Preparing for that long run:

Dust off those trainersBe honest, how many of you have thought about entering a marathon, confident in your mind that it doesn’t look that hard? If a 101 year-old plumber can trot around drinking beer and still finish, then what’s stopping you, right?

Cut to two months later. You have your place, you’ve got your new trainers and you’re about to go on your first long-distance run. Off you go…

3 hours later, you stumble home; pale, knackered, nipples bleeding and chafing so bad that you look like you’ve won first place in a John Wayne look-a-like competition. Slumped on your sofa you think to yourself, what went wrong?

A common mistake in training for a long-distance run is starting too strong too soon. Prepare well and you should have no trouble achieving your goals.


Build up gradually.
If you’re not a regular runner or it’s been a while, your first two miles will open your eyes and you should find it quite difficult (when I first started running again I was nearly sick). Don’t be disheartened and try not to push yourself too hard. Forcing yourself to run further than you’re ready for can lead to injury and will slow down your training.

When running at regular intervals you’ll find that you’ll improve very quickly. It’ll become easier to increase the distances slightly each time you go out. Annoyingly, when you stop running that improvement drops off just as quickly.

Check the weather.
Last weekend I went out for a 10k, bundled up in a hoodie, woolly hat and jogging bottoms. After 10 minutes of running the sun came out with a vengeance
and I was sweating so hard I couldn’t see. Draping a hoodie around your shoulders might scream catalogue model but it’s a serious pain when running. Check the weather before you go out and dress accordingly.

Plan your route.
The last thing you want happening on your run is getting lost and running two miles extra than you had planned. Personally, I use Google maps and write street names on my hand like a London cabbie. There are plenty of route finders out there like the Gmaps pedometer or Map My Run. Sites like these actually show you other peoples’ running routes so don’t be surprised if someone is following you during your training.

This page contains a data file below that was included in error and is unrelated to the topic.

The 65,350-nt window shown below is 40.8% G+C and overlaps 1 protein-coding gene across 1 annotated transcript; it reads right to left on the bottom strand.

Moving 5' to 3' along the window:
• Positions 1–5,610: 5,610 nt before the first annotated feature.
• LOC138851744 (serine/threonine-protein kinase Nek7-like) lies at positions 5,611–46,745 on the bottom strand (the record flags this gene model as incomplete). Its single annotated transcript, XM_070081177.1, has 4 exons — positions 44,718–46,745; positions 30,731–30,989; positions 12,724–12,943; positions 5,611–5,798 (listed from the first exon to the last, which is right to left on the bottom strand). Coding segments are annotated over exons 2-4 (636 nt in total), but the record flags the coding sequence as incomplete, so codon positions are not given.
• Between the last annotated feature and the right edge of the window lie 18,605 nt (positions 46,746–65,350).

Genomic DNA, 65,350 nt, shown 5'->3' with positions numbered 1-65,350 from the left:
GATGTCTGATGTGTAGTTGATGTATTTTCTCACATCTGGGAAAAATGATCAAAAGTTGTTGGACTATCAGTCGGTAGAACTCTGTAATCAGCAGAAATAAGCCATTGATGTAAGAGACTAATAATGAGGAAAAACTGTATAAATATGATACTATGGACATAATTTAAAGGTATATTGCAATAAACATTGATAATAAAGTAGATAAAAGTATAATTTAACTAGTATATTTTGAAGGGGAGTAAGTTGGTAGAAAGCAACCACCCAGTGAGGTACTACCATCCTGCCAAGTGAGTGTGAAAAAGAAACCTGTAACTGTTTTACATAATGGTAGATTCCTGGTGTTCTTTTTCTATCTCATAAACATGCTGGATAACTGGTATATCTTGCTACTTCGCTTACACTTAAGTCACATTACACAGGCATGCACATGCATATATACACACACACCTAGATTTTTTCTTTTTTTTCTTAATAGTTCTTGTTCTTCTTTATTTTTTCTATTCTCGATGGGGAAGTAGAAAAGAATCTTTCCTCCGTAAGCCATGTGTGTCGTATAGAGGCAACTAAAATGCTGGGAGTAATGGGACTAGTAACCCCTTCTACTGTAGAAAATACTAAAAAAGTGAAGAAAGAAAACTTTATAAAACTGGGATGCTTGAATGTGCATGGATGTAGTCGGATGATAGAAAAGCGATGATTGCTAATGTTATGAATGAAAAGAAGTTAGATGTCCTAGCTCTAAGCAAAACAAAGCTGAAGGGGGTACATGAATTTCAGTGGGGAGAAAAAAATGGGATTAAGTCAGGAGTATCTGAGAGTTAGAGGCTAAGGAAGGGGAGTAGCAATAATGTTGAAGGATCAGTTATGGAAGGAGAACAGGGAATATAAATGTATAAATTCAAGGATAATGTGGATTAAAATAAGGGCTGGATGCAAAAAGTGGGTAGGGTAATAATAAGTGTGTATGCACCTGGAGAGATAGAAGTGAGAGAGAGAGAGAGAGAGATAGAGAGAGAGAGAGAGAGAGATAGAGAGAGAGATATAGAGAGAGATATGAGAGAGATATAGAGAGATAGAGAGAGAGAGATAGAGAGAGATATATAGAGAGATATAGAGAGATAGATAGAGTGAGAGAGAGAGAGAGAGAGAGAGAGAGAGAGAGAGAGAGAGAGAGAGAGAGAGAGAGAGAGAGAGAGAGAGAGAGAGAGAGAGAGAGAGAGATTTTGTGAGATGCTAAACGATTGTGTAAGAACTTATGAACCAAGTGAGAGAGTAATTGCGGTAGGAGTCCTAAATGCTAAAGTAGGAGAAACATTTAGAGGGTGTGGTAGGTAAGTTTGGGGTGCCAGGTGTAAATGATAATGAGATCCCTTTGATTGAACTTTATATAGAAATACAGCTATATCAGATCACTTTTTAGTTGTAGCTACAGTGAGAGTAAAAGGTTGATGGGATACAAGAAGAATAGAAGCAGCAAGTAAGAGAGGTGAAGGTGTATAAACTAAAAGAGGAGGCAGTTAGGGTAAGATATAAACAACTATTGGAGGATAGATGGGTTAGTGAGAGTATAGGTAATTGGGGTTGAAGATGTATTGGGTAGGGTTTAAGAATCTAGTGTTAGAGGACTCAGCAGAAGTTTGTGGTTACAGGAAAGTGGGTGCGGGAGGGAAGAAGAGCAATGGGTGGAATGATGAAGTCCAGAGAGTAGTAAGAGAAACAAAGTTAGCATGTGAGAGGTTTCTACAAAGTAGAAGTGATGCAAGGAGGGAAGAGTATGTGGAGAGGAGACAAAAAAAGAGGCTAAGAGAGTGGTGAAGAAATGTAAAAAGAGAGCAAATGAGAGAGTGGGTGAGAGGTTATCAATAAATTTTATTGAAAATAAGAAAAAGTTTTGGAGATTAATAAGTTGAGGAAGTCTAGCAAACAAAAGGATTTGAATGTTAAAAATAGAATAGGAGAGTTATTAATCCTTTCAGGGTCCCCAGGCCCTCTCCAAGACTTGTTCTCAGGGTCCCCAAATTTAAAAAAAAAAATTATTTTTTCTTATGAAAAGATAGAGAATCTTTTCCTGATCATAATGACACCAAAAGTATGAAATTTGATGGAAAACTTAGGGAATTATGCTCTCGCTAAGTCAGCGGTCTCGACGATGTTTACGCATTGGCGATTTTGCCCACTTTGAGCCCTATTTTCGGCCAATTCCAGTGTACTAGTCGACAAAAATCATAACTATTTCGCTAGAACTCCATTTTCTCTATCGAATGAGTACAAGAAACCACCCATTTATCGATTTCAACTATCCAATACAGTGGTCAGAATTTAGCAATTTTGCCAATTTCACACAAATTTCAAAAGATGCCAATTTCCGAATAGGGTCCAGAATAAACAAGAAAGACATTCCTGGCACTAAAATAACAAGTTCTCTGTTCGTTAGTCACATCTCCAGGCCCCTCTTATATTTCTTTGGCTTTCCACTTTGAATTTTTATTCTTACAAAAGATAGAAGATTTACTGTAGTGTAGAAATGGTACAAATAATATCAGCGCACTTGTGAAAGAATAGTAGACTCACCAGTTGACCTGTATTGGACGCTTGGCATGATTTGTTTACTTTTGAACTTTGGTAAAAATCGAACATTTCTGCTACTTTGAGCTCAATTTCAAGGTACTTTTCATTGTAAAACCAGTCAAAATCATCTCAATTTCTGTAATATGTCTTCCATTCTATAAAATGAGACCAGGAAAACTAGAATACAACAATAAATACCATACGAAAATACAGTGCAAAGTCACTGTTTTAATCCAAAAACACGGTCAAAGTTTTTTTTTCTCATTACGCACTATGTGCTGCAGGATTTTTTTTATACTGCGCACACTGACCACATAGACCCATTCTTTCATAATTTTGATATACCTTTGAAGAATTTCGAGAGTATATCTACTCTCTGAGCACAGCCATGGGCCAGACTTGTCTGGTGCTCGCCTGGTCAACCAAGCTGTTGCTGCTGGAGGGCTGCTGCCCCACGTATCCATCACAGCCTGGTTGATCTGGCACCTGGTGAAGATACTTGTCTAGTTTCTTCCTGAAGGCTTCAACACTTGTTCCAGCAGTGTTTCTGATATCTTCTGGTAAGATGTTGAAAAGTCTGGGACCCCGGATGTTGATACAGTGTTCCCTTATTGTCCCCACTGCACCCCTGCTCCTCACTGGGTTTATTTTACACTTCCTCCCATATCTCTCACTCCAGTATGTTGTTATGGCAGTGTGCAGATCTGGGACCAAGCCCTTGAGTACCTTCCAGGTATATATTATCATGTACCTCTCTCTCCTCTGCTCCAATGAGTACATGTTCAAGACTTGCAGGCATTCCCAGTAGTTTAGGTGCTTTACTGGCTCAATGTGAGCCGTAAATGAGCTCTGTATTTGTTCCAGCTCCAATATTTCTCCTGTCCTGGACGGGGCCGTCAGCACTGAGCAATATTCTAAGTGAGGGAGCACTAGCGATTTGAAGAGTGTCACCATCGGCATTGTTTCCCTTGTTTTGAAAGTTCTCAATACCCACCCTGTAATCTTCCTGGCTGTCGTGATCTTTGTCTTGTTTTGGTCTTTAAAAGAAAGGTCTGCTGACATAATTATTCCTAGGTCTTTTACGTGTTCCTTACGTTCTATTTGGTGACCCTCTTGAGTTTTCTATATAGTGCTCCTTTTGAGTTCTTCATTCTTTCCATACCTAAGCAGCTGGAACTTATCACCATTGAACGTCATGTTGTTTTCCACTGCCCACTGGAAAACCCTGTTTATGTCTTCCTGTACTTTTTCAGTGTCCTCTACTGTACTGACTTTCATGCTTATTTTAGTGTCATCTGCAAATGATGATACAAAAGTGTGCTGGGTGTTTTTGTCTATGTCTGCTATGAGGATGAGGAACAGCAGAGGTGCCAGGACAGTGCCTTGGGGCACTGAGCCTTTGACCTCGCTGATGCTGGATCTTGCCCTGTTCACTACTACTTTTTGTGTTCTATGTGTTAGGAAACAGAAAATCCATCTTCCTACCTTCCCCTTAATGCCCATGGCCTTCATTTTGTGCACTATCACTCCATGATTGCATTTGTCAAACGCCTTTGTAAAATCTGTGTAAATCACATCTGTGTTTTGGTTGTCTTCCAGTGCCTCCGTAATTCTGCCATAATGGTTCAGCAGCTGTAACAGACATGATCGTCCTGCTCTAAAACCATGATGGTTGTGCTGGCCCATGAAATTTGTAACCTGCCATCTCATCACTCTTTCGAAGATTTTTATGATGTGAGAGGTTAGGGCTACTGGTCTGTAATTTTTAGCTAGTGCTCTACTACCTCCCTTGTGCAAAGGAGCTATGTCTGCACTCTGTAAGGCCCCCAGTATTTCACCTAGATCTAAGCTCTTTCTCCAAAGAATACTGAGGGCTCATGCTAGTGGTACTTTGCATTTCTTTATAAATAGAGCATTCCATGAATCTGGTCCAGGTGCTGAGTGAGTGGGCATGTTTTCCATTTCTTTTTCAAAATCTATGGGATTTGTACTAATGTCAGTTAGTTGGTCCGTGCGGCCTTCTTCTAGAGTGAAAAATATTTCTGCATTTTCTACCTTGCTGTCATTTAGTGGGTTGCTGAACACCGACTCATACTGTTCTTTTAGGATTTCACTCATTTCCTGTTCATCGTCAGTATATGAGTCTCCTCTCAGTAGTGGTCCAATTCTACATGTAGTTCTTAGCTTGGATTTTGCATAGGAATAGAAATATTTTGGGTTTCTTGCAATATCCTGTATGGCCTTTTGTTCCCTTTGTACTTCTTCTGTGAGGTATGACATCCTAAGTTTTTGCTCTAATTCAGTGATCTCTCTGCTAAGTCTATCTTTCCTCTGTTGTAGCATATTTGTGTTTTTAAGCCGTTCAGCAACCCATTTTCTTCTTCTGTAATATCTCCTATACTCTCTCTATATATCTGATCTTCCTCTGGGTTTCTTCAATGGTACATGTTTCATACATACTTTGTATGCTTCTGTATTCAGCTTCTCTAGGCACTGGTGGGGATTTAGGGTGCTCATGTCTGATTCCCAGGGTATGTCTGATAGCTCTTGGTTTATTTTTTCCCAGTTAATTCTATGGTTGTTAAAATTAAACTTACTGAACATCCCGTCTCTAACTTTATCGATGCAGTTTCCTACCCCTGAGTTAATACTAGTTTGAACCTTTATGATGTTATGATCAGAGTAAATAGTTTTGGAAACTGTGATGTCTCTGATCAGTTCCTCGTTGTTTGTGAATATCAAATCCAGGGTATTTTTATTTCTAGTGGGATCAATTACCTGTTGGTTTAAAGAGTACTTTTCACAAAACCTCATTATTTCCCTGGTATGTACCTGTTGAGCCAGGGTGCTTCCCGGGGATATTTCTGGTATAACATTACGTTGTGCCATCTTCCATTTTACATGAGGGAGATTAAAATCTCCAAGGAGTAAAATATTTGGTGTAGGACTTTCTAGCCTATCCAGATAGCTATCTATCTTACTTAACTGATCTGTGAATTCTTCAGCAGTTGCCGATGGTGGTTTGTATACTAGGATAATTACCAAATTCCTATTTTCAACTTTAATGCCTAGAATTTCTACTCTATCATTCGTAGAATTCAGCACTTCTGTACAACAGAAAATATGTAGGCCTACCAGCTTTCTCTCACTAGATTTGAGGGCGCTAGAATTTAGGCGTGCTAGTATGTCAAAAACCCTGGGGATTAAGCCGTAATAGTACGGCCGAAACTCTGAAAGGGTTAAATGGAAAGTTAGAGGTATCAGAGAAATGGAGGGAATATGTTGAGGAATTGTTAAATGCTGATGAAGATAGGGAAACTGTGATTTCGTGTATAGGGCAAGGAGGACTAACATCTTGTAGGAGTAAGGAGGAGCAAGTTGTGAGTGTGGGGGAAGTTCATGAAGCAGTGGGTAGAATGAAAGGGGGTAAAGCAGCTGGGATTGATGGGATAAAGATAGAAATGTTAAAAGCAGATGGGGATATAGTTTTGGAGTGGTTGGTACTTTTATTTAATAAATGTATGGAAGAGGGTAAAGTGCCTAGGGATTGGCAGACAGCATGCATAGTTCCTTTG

Focus Energy ShotNutrition.
I’m lucky enough to get sent a lot of nutritional products as writer of this blog. I have had a chance to test out products like Wellman Sport and Focus Energy Shots. Some PRs have even sent through boxes of Nairns Oatcakes, CLIF bars and even offered me children’s milkshakes as sustenance before going on a long run!

While all of these provide the carbs you need before a run (maybe not the milkshakes) there really is no substitute for a big bowl of pasta the night before. I’ve even been told in the past to eat so much pasta that you’re on the verge of throwing up. While I expressly do not condone gorging, a healthy sized portion the night before a run is a perfect way of fuelling your body in preparation for a long-distance jog.

Lube up!
Before I discovered Body Glide (or initially Vaseline) chafing was a very serious problem for me. It can happen anywhere; between your toes, by your armpits, between your thighs and (most painfully of all) on the nipples. The first time I ran more than 5 miles I experienced it and it will completely ruin your run once it has set in.

And don’t just think you can put up with the pain. If you experience it, it will affect your running style and all you will want to do is start walking so the pain will stop. One of this blog’s earliest posts was on chafing. Read up.

Take money.
If you pick up an injury (or the chafing becomes too much) you’ll need a way home. Taking a phone with you may be to much of an inconvenience so fold up a £10 note and put it in your sock. Don’t forget that you could be miles away from home when something happens so having a bus fare will give you piece of mind.

Take a drink.
Is your run likely to last more than an hour an a half? If so, it’s probably worth you taking a bottle of water with you. Personally, I’ve done a half marathon without a bottle of water before. But if it’s hot and you haven’t hydrated properly before a run then I wouldn’t advise it.

Rest.
Running 7 days a week might make you think you’re the Six Million Dollar Man and some people do it. But your body will have no chance to recuperate and you’ll increase your likelihood of becoming ill. Many people pick up a cold before a marathon because they’ve overdone it. Get a good 8 hours the night before and don’t go boozing.

Drink plenty


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One Response to “Preparing for that long run:”

  • […] I was close to home and had my phone on me. I didn’t even have my travel card (follow your own advice Barnard, you idiot). And if you think that is bad enough – going on a 21-mile run without cash, […]

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